Red Cross - Mission in Kentucky
The Red Cross responds to approximately 70,000 disasters in the United States annually. Although the Red Cross is not a government agency, it is an essential part of the response when disaster strikes. The Red Cross provides shelter, food, health, and mental health services to help families get back on their feet. In addition, we work in partnership with other agencies and organizations that provide services to disaster victims.
Eastern Kentucky suffered a devastating flood in July with 39 fatalities, leaving many homeless. "The National Weather Service reported that the rainfall over July 26-29 was “historically unheard of,” with less than a one in 1,000 chance of it happening over any given four-day period in the region."
I was asked to be deployed to Kentucky as Recovery Manager. What is Recovery? Recovery consists of Caseworkers that respond following each disaster. Recovery is the last on the ground during a disaster. Before Recovery, there is the opening of shelters and feeding. Health Service, Mental Health and Spiritual Care are usually on the ground at the opening of shelters or sometimes even before.
In Eastern Kentucky, Caseworkers worked alongside our internal services to better assist the families. Caseworkers gave immediate financial assistance and reached out to our community partners, who sometimes gave additional disaster assistance to the clients.
We had teams of Caseworkers that worked in fixed FEMA locations in the affected counties where clients would meet with FEMA and Red Cross simultaneously. We also had teams of Caseworkers that were part of the Mobile Community Outreach Team (MCOT). These teams went to remote locations in different counties where clients had no transportation to reach any of our fixed locations.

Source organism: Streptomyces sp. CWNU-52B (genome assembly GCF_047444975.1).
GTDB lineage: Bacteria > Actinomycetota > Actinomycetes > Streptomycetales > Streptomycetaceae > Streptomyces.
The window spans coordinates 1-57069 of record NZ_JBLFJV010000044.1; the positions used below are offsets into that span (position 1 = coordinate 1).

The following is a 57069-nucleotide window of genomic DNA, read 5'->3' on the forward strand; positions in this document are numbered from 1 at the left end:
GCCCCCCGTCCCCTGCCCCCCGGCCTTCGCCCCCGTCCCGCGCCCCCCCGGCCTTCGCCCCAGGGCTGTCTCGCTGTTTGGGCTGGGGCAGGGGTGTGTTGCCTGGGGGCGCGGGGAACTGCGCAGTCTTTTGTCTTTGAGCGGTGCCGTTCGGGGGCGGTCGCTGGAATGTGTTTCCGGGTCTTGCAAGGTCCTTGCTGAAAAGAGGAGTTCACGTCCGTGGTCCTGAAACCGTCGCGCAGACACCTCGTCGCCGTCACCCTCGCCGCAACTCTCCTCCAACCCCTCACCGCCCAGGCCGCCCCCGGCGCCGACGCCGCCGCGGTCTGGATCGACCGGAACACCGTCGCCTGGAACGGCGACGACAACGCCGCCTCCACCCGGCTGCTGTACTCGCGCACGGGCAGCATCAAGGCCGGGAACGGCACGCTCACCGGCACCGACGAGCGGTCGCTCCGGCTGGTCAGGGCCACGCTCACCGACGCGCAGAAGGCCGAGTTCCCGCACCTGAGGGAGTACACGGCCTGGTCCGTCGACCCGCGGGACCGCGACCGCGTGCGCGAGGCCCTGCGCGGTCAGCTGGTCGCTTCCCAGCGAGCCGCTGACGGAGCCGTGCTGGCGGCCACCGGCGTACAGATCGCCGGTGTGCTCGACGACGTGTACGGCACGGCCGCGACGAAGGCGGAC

In this photo with one of our MCOT, one person held up his phone after getting a bar or two of the signal. The other caseworker opened a case for the client and gave financial assistance.
Although on this deployment, I had little contact with the clients as my role was to manage the Casework Supervisors and Caseworkers. I was able to direct the teams to locations that were badly hit by the flooding so that we could reach as many clients as possible. However, I spoke with a client who lost his four young children in the devastating flood. It was a sad conversation.
A successful Recovery is about individuals and families being able to rebound from their grief and losses and sustaining their physical, social, economic, and spiritual well-being. I believe the recovery team made and is making a positive impact in Eastern Kentucky. This recovery effort may last for months.
The Red Cross is always in need of Volunteers. Likewise, we are always in need of Blood donors. The American Red Cross prevents and alleviates human suffering in the face of emergencies by mobilizing the power of volunteers and the generosity of donors therefore if you are unable to volunteer, you could give blood or donate to the Red Cross. Visit us at https://www.redcross.org/ for more information